Her Majesty the Queen has formally signed the highly contested European Union (EU) Withdrawal Bill into law, bringing Brexit one step closer.
To cheers in the lower house, Tory Speaker John Bercow announced to MPs that the Royal Assent had been granted on Tuesday.
Former UKIP leader Nigel Farage responded by tweeting “Hooray!” David Kurten, a UKIP member of the London Assembly, hailed it as a “great news”. The party’s official Twitter account called it “the end of the beginning.”
The European Union Withdrawal Bill has been given Royal Assent. Hooray!
— Nigel Farage (@Nigel_Farage) June 26, 2018
The EU Withdrawal Bill receives Royal Assent. The end of the beginning.
— UKIP (@UKIP) June 26, 2018
The key piece of legislation will bring huge amounts of EU laws into British law and set Brexit day firmly on the 29th of March next year.
The act also paves the way for the repealing of the 1972 European Communities Act, which underpins EU membership.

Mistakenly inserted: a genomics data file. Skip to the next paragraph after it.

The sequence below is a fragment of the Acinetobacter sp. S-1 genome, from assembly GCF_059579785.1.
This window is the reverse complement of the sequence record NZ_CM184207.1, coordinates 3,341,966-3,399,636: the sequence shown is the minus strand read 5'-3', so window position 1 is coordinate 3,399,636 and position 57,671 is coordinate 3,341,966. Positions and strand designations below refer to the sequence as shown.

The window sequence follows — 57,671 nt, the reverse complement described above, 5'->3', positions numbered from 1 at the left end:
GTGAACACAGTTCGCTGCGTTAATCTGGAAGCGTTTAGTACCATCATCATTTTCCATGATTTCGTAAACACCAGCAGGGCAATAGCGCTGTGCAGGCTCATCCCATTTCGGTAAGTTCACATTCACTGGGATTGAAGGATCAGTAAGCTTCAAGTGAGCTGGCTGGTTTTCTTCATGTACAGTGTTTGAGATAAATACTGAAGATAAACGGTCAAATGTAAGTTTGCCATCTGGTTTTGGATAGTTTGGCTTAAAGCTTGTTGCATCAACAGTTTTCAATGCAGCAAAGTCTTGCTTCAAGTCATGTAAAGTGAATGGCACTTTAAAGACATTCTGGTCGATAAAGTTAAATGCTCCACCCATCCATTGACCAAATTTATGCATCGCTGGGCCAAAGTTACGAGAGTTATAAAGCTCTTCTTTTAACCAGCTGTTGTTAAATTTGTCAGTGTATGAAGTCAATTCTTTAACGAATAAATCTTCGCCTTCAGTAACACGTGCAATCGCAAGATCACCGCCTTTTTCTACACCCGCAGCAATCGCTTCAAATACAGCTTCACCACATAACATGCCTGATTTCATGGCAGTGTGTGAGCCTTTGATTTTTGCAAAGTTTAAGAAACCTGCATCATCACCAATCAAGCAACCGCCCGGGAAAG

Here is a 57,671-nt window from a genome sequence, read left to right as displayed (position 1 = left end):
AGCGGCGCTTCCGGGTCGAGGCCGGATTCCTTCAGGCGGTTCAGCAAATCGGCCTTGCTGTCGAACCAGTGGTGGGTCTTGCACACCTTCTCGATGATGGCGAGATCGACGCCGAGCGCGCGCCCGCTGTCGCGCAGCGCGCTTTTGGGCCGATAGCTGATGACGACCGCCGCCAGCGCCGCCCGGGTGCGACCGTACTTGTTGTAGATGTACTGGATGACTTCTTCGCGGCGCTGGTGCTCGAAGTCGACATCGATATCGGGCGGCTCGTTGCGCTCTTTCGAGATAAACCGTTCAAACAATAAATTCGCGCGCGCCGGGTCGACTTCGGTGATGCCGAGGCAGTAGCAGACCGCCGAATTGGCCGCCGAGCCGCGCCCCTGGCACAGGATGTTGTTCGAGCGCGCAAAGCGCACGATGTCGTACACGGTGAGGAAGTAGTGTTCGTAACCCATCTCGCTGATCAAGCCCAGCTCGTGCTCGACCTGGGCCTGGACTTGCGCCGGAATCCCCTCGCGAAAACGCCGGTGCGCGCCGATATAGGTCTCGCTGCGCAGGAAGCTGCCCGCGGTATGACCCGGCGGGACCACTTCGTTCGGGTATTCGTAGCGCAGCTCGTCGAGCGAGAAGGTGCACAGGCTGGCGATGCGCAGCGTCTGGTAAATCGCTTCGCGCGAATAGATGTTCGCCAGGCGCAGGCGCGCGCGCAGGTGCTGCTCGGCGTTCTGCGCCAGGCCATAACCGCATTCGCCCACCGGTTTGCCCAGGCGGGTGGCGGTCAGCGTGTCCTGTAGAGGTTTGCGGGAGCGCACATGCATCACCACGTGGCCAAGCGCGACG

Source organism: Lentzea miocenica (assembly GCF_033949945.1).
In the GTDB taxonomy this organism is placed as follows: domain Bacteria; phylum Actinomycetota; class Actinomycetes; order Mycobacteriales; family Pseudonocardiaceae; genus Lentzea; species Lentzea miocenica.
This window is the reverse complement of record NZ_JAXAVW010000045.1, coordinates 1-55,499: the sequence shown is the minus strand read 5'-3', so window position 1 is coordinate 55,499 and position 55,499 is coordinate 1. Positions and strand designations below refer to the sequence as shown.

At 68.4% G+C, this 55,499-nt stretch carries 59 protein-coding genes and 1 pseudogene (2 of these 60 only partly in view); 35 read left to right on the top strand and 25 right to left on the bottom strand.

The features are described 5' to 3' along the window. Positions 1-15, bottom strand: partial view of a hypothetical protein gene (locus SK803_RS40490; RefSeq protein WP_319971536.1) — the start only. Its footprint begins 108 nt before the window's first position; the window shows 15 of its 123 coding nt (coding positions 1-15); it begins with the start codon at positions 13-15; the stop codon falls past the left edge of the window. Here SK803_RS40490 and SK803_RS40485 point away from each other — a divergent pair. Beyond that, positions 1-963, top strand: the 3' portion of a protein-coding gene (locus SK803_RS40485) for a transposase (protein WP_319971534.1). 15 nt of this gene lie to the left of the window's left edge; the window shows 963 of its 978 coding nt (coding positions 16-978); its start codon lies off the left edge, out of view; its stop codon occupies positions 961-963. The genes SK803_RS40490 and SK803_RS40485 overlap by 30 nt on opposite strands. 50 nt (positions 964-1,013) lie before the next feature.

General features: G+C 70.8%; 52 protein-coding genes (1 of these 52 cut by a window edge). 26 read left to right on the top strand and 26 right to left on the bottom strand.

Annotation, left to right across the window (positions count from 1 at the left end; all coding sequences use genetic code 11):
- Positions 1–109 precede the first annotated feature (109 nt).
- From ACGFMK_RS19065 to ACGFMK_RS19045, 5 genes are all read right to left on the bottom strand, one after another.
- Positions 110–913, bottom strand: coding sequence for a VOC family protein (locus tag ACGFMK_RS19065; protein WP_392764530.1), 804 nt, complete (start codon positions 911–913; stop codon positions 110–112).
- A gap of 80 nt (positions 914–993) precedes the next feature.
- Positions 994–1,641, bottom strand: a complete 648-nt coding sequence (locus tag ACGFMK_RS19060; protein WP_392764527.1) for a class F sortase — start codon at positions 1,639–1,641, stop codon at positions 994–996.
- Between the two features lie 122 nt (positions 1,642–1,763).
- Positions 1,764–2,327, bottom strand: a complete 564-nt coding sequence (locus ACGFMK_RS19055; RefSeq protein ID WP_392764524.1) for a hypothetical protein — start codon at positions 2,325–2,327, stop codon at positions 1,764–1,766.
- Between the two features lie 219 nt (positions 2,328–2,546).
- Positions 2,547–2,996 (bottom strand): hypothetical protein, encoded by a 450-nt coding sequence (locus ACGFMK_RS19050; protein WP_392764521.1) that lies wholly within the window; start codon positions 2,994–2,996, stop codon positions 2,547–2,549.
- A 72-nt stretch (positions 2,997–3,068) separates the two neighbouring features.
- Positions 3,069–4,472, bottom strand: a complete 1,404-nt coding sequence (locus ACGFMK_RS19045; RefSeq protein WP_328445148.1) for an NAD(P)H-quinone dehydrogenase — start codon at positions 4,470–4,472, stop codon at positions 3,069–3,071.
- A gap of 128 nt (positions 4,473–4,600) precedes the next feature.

The piece of law took the UK into the EU and meant that, for the first time, European law became superior to laws passed in the British Parliament.
Theresa May told ministers it was a “historic moment for our country and a significant step towards delivering on the will of the British people”, according to her spokesman.
The Prime Minister thanked Brexit Secretary David Davis, Lords leader Baroness Natalie Evans, and Chief Whip Julian Smith “for all their hard work in delivering the legislation which is a major building block for the UK’s bright future outside of the EU”.
No 10 said it was “very clear the Cabinet was pleased that the Bill was receiving Royal Assent today”.
The EU withdrawal Bill passed with very little amendment and will receive Royal Assent tonight. Thank God. Bring on the Trade Bill so we can now talk about our great future and people can see what #Brexit will look like. https://t.co/e6rYsRqqUX
— Nadine Dorries (@NadineDorries) June 20, 2018
Other key moments for Brexit to follow include the Customs Bill, Trade Bill, Immigration Bill, Fisheries Bill, and Agriculture Bill, with Parliament promised a “meaningful say” in the final deal.